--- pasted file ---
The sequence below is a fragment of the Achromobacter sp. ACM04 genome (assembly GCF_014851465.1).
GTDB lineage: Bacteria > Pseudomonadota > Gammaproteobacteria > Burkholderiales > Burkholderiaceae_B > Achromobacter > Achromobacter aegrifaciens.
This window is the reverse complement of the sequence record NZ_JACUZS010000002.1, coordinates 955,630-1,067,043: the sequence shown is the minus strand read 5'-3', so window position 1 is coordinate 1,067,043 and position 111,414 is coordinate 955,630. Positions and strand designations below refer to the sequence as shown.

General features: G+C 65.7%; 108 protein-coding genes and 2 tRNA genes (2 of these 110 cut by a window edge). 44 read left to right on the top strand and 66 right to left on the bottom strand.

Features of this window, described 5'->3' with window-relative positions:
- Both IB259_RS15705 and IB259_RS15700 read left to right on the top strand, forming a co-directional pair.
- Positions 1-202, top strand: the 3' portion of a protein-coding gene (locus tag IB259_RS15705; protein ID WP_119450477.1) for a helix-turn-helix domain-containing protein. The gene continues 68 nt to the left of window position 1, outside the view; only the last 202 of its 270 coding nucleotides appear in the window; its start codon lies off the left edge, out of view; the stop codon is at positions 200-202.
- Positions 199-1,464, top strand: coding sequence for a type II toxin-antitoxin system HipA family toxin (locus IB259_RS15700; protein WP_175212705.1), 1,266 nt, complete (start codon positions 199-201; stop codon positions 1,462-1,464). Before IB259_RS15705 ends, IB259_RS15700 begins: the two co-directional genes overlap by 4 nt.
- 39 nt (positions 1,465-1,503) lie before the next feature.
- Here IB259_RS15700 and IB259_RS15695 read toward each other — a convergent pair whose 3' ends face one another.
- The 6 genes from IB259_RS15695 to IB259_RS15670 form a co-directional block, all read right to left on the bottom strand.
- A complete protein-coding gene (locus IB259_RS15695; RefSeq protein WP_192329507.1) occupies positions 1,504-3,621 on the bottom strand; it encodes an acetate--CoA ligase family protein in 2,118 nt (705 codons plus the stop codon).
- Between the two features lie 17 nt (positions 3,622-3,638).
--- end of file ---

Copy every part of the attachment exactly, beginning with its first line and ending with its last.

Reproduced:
The sequence below is a fragment of the Achromobacter sp. ACM04 genome (assembly GCF_014851465.1).
GTDB lineage: Bacteria > Pseudomonadota > Gammaproteobacteria > Burkholderiales > Burkholderiaceae_B > Achromobacter > Achromobacter aegrifaciens.
This window is the reverse complement of the sequence record NZ_JACUZS010000002.1, coordinates 955,630-1,067,043: the sequence shown is the minus strand read 5'-3', so window position 1 is coordinate 1,067,043 and position 111,414 is coordinate 955,630. Positions and strand designations below refer to the sequence as shown.

General features: G+C 65.7%; 108 protein-coding genes and 2 tRNA genes (2 of these 110 cut by a window edge). 44 read left to right on the top strand and 66 right to left on the bottom strand.

Features of this window, described 5'->3' with window-relative positions:
- Both IB259_RS15705 and IB259_RS15700 read left to right on the top strand, forming a co-directional pair.
- Positions 1-202, top strand: the 3' portion of a protein-coding gene (locus tag IB259_RS15705; protein ID WP_119450477.1) for a helix-turn-helix domain-containing protein. The gene continues 68 nt to the left of window position 1, outside the view; only the last 202 of its 270 coding nucleotides appear in the window; its start codon lies off the left edge, out of view; the stop codon is at positions 200-202.
- Positions 199-1,464, top strand: coding sequence for a type II toxin-antitoxin system HipA family toxin (locus IB259_RS15700; protein WP_175212705.1), 1,266 nt, complete (start codon positions 199-201; stop codon positions 1,462-1,464). Before IB259_RS15705 ends, IB259_RS15700 begins: the two co-directional genes overlap by 4 nt.
- 39 nt (positions 1,465-1,503) lie before the next feature.
- Here IB259_RS15700 and IB259_RS15695 read toward each other — a convergent pair whose 3' ends face one another.
- The 6 genes from IB259_RS15695 to IB259_RS15670 form a co-directional block, all read right to left on the bottom strand.
- A complete protein-coding gene (locus IB259_RS15695; RefSeq protein WP_192329507.1) occupies positions 1,504-3,621 on the bottom strand; it encodes an acetate--CoA ligase family protein in 2,118 nt (705 codons plus the stop codon).
- Between the two features lie 17 nt (positions 3,622-3,638).